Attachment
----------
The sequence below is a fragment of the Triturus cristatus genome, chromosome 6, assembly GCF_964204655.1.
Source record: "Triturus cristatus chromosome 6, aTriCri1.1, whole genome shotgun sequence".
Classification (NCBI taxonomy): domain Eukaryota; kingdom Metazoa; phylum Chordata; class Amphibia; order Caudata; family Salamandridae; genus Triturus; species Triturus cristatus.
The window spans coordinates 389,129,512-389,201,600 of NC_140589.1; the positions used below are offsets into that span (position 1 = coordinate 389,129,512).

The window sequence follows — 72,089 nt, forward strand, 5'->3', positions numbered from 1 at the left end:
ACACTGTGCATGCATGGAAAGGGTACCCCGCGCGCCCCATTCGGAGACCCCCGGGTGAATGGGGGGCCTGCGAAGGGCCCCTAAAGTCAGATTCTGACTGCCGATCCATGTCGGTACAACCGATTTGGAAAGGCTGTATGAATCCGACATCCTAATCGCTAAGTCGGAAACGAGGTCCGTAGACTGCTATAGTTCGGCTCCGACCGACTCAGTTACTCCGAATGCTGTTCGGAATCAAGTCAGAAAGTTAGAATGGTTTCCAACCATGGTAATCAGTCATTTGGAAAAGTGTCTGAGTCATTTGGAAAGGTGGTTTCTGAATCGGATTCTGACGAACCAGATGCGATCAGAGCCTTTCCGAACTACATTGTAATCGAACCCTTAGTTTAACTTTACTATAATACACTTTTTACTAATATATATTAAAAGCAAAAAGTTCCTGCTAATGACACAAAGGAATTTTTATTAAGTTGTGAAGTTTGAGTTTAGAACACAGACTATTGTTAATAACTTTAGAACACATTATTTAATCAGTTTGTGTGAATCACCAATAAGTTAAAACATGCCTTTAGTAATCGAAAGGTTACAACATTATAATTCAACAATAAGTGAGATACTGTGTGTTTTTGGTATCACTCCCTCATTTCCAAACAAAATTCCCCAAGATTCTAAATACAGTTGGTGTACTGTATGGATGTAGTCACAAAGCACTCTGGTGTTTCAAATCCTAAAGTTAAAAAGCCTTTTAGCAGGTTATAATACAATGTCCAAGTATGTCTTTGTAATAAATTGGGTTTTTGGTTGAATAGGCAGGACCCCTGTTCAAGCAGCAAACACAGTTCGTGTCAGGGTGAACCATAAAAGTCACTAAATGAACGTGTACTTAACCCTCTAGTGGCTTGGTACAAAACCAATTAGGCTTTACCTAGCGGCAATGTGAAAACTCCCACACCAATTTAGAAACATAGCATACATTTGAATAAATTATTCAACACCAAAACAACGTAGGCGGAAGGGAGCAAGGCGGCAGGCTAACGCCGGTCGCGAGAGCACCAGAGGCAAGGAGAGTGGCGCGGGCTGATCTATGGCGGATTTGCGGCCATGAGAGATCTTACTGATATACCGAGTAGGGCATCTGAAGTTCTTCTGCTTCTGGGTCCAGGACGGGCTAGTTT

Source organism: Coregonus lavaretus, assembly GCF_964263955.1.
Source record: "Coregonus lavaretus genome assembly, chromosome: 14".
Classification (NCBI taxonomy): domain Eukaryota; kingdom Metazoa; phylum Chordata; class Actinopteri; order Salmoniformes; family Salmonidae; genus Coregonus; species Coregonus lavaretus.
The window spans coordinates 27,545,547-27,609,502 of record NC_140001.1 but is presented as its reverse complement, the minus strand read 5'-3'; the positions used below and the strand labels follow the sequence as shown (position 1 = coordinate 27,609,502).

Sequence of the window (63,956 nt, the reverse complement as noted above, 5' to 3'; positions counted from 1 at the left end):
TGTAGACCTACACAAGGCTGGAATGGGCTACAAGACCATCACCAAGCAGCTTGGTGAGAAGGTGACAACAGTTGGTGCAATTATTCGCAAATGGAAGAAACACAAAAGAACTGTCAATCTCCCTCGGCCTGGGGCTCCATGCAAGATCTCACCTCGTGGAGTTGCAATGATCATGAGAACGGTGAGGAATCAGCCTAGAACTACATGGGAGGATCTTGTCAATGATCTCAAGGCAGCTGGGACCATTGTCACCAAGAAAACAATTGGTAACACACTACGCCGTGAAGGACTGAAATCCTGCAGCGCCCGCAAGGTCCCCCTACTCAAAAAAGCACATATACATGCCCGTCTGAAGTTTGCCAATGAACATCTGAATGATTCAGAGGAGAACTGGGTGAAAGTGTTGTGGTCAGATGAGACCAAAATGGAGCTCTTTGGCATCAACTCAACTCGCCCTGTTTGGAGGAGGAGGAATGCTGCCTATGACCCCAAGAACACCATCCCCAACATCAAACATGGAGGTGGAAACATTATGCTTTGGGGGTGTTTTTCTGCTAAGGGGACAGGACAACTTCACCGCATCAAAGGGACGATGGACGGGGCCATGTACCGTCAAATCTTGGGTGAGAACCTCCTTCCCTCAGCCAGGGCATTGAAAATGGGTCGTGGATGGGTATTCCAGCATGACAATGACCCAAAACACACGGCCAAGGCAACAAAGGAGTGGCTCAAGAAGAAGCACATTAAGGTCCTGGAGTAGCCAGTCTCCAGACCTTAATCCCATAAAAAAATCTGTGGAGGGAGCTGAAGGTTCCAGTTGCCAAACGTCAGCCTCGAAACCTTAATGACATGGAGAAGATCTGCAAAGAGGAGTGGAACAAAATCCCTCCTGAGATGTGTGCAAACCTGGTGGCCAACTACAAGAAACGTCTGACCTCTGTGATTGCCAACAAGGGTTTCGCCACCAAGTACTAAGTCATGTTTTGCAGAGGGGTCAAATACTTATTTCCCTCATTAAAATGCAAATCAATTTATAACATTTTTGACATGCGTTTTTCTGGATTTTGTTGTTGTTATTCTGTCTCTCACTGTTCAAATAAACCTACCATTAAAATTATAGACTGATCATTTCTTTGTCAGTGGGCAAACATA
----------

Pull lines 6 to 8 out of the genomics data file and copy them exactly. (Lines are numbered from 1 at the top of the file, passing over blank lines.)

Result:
ACACTGTGCATGCATGGAAAGGGTACCCCGCGCGCCCCATTCGGAGACCCCCGGGTGAATGGGGGGCCTGCGAAGGGCCCCTAAAGTCAGATTCTGACTGCCGATCCATGTCGGTACAACCGATTTGGAAAGGCTGTATGAATCCGACATCCTAATCGCTAAGTCGGAAACGAGGTCCGTAGACTGCTATAGTTCGGCTCCGACCGACTCAGTTACTCCGAATGCTGTTCGGAATCAAGTCAGAAAGTTAGAATGGTTTCCAACCATGGTAATCAGTCATTTGGAAAAGTGTCTGAGTCATTTGGAAAGGTGGTTTCTGAATCGGATTCTGACGAACCAGATGCGATCAGAGCCTTTCCGAACTACATTGTAATCGAACCCTTAGTTTAACTTTACTATAATACACTTTTTACTAATATATATTAAAAGCAAAAAGTTCCTGCTAATGACACAAAGGAATTTTTATTAAGTTGTGAAGTTTGAGTTTAGAACACAGACTATTGTTAATAACTTTAGAACACATTATTTAATCAGTTTGTGTGAATCACCAATAAGTTAAAACATGCCTTTAGTAATCGAAAGGTTACAACATTATAATTCAACAATAAGTGAGATACTGTGTGTTTTTGGTATCACTCCCTCATTTCCAAACAAAATTCCCCAAGATTCTAAATACAGTTGGTGTACTGTATGGATGTAGTCACAAAGCACTCTGGTGTTTCAAATCCTAAAGTTAAAAAGCCTTTTAGCAGGTTATAATACAATGTCCAAGTATGTCTTTGTAATAAATTGGGTTTTTGGTTGAATAGGCAGGACCCCTGTTCAAGCAGCAAACACAGTTCGTGTCAGGGTGAACCATAAAAGTCACTAAATGAACGTGTACTTAACCCTCTAGTGGCTTGGTACAAAACCAATTAGGCTTTACCTAGCGGCAATGTGAAAACTCCCACACCAATTTAGAAACATAGCATACATTTGAATAAATTATTCAACACCAAAACAACGTAGGCGGAAGGGAGCAAGGCGGCAGGCTAACGCCGGTCGCGAGAGCACCAGAGGCAAGGAGAGTGGCGCGGGCTGATCTATGGCGGATTTGCGGCCATGAGAGATCTTACTGATATACCGAGTAGGGCATCTGAAGTTCTTCTGCTTCTGGGTCCAGGACGGGCTAGTTT

Source organism: Coregonus lavaretus, assembly GCF_964263955.1.
Source record: "Coregonus lavaretus genome assembly, chromosome: 14".